“So it was nice to be around people, like Tim, who I felt safe around. There wasn’t the process of trying to get to know a new director. I also knew that he believed in me and was on my side, so that was really nice. I also really like him as a person. I feel like he also elevated the material,” the actress shared.
Praising Hunter’s work on ‘Looking Glass,’ Tunney also admitted that “I also like the fact that anyone who watches the movie will predict what happens. At times, it’s like an erotic, B-level ’70s thriller. Then at other times, it feels like a ‘Twin Peaks’ episode. So it’s a hybrid of genres that are unusual together.” She added that she thinks “Nic’s performance in it is also really great.”
With ‘Looking Glass’ being mainly set in and around the motel, like the actress mentioned, she then discussed what the experience of shooting the thriller in both real locations and on sound stages was like, and if she has a preference of either process. “I would say we shot about 80 percent of the movie at the actual motel, and then we shot the other 20 percent on stages. As an actress, I don’t have a preference of either way. I’ve been acting for so long, I’m used to both experiences,” Tunney mentioned. “No one has ever asked me that question before, so it’s an interesting idea to think about.”
The actress added that “When you shoot on a stage, the sets are usually so well built, they feel like real locations anyway. But stages can be more conducive to acting, because you don’t have to worry about things (not connected to the film) disturbing the shoot. The crew can also put the camera in more places, because the sets are built for the particular production, and walls can be taken out.”
Tunney then delved into how the experiences that Maggie and Ray have after buying the motel, with the guests, local residents and police force, influence the way the spouses view, and interact with, each other. “I feel like the whole point and driving force behind the plot is that the marriage was broken to begin with. They lost their child, and they’re trying to start over. But they’re not talking about it, and things aren’t getting better. So I feel like their marriage falling apart is due to them not being able to deal with what’s happened. It’s that quintessential story of trying to fix a problem geographically, by going somewhere else. But that never really works, because the problem’s still there,” the actress noted.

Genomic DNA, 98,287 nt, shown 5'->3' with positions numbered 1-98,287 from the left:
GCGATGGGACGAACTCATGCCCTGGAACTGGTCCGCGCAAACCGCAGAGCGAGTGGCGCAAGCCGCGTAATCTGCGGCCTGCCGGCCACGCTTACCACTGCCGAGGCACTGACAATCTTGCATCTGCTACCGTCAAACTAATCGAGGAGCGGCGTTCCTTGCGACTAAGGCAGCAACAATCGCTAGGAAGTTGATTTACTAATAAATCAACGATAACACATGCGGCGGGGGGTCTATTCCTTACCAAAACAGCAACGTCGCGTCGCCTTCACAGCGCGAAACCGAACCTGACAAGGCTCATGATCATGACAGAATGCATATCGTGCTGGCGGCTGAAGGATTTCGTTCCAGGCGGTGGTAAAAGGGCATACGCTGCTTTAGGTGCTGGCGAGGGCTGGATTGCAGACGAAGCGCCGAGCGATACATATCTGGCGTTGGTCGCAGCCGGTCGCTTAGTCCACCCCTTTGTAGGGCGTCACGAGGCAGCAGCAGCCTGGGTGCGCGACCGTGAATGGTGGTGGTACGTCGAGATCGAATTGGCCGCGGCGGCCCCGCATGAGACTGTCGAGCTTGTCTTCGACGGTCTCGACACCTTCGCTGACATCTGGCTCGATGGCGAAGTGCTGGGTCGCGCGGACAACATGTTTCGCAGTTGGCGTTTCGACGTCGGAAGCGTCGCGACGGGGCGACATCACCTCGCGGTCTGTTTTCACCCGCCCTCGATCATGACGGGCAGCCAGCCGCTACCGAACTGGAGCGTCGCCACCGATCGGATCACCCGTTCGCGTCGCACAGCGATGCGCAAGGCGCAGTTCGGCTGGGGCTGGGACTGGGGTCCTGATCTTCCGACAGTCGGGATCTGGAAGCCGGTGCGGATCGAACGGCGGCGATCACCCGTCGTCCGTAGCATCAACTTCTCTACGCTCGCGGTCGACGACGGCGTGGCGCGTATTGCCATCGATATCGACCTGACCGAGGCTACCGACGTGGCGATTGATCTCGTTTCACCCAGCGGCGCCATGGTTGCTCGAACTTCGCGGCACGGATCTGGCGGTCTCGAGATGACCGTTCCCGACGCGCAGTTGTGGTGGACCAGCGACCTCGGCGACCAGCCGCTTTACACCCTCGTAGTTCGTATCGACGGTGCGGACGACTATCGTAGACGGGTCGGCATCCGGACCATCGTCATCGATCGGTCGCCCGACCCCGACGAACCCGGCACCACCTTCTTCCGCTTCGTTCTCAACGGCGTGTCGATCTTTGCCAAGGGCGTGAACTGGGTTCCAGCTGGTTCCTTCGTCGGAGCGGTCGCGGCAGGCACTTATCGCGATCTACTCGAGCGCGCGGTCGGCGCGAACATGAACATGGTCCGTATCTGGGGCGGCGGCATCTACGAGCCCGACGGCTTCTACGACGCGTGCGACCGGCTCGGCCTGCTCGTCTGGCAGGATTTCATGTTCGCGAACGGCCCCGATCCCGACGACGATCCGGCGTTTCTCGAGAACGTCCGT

The experience of also shooting ‘Looking Glass’ independently didn’t influence the way Tunney approached portraying her role of Maggie. “I think there are advantages and disadvantages to both independent and bigger studio films. You shoot indie movies really quickly, and sometimes you wish you had more time to film a scene. Sometimes you also don’t stay in places that are as nice as your own home, and there are things you give up, in that sense,” the actress explained.
But there are also advantages of making independent movies, Tunney also indicated. “You don’t have to take notes from a million different people. I think for the most part, Tim was able to shoot the film that he wanted to. I think he enjoys making these types of movies that are different. I don’t think there are any other recent films that are similar to this one, as it doesn’t behave in the same ways.”
Now that ‘Looking Glass’ is being released this week, the actress is looking forward to exploring what’s next in her career, both in movies and on television. “I think the mediums are very different, especially network television. Working on network TV shows is like a marathon, because you shoot 24 episodes over the course of nine or ten months. It’s a very long haul, and it can be incredibly exhausting,” Tunney divulged.
“But at the same time, there’s something amazing about being able to stay home with your family, while also having a place to go for work that feels like family. I like working on both television and movies, but if I was going to do another TV series, it would be nice to be on one that has 10 episodes, as opposed to 24, per season, and do something that’s a little bit different,” the actress also admitted.
“It’s hard to point out the differences between TV and films these days, as there’s so much good content on television, as well. At my age, I have no desire to be in some big action movie; I’d rather be on something like ‘The Sopranos’ than a ‘Die Hard’ movie,” Tunney revealed with a laugh. “I think there are so many great things on television that are character-driven. At the same time, doing a network television show is trying, as there’s a lot of information that you have to pass on to the audience. But being on a show is a good job in general, so I’m not complaining!”